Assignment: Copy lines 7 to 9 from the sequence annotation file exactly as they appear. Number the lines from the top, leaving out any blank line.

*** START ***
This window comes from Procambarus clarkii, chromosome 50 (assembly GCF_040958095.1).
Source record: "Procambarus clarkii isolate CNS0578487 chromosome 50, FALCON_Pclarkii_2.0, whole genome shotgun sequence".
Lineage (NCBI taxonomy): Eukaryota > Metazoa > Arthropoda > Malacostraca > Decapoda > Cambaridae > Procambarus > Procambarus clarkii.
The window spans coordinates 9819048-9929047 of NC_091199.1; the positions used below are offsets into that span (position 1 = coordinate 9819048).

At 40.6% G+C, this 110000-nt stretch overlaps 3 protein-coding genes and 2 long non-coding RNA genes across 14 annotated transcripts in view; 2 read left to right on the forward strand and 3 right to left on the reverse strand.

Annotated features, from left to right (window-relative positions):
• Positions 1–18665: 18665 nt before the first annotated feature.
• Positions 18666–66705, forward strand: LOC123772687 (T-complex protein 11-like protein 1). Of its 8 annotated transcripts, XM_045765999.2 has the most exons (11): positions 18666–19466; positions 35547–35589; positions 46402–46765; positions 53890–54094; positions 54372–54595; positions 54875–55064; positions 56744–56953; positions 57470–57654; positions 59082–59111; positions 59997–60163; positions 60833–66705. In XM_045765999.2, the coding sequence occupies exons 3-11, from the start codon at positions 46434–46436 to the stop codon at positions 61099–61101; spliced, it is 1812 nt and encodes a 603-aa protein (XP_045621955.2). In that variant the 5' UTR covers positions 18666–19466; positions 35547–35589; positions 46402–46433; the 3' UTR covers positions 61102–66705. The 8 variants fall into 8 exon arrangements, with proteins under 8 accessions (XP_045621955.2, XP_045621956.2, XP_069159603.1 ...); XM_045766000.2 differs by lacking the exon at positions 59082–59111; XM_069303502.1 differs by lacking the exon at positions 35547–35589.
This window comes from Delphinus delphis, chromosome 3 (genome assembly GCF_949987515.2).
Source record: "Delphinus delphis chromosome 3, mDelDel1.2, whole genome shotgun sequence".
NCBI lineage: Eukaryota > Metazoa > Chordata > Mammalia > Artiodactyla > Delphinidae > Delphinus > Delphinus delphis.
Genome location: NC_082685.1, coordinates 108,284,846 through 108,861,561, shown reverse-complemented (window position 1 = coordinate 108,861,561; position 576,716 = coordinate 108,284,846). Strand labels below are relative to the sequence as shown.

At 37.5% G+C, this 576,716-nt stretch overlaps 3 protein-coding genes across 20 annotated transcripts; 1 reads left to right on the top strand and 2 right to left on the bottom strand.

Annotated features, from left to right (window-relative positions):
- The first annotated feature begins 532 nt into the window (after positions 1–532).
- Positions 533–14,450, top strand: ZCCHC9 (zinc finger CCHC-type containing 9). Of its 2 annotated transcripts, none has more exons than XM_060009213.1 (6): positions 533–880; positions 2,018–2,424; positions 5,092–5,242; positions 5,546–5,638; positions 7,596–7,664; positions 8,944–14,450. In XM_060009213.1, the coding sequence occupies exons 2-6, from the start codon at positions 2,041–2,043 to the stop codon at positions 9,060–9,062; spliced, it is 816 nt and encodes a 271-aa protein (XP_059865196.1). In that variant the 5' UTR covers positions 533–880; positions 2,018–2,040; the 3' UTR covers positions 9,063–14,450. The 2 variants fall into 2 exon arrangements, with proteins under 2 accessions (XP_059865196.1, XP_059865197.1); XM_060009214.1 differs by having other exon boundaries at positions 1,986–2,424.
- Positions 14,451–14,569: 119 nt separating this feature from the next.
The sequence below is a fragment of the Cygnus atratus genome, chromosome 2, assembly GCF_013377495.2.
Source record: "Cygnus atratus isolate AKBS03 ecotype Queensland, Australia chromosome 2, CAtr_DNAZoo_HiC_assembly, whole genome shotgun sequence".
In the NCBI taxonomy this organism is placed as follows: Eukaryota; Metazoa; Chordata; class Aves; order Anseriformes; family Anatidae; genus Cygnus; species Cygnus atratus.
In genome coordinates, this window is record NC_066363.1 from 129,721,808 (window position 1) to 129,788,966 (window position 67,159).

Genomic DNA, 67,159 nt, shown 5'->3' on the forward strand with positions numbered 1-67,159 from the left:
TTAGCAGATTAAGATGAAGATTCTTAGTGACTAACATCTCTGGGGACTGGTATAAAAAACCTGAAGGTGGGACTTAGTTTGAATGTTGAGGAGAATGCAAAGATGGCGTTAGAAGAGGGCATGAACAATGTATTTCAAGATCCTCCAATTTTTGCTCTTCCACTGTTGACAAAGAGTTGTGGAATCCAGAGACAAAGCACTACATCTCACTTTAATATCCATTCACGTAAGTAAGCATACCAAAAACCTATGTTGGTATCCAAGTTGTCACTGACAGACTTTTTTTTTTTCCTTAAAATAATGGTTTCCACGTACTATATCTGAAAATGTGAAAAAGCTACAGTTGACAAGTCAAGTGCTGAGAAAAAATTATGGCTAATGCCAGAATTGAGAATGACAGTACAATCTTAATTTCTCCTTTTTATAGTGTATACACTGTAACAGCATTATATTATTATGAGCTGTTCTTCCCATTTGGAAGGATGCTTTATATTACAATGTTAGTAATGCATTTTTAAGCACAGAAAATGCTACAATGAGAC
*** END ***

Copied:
• Positions 1–18665: 18665 nt before the first annotated feature.
• Positions 18666–66705, forward strand: LOC123772687 (T-complex protein 11-like protein 1). Of its 8 annotated transcripts, XM_045765999.2 has the most exons (11): positions 18666–19466; positions 35547–35589; positions 46402–46765; positions 53890–54094; positions 54372–54595; positions 54875–55064; positions 56744–56953; positions 57470–57654; positions 59082–59111; positions 59997–60163; positions 60833–66705. In XM_045765999.2, the coding sequence occupies exons 3-11, from the start codon at positions 46434–46436 to the stop codon at positions 61099–61101; spliced, it is 1812 nt and encodes a 603-aa protein (XP_045621955.2). In that variant the 5' UTR covers positions 18666–19466; positions 35547–35589; positions 46402–46433; the 3' UTR covers positions 61102–66705. The 8 variants fall into 8 exon arrangements, with proteins under 8 accessions (XP_045621955.2, XP_045621956.2, XP_069159603.1 ...); XM_045766000.2 differs by lacking the exon at positions 59082–59111; XM_069303502.1 differs by lacking the exon at positions 35547–35589.
This window comes from Delphinus delphis, chromosome 3 (genome assembly GCF_949987515.2).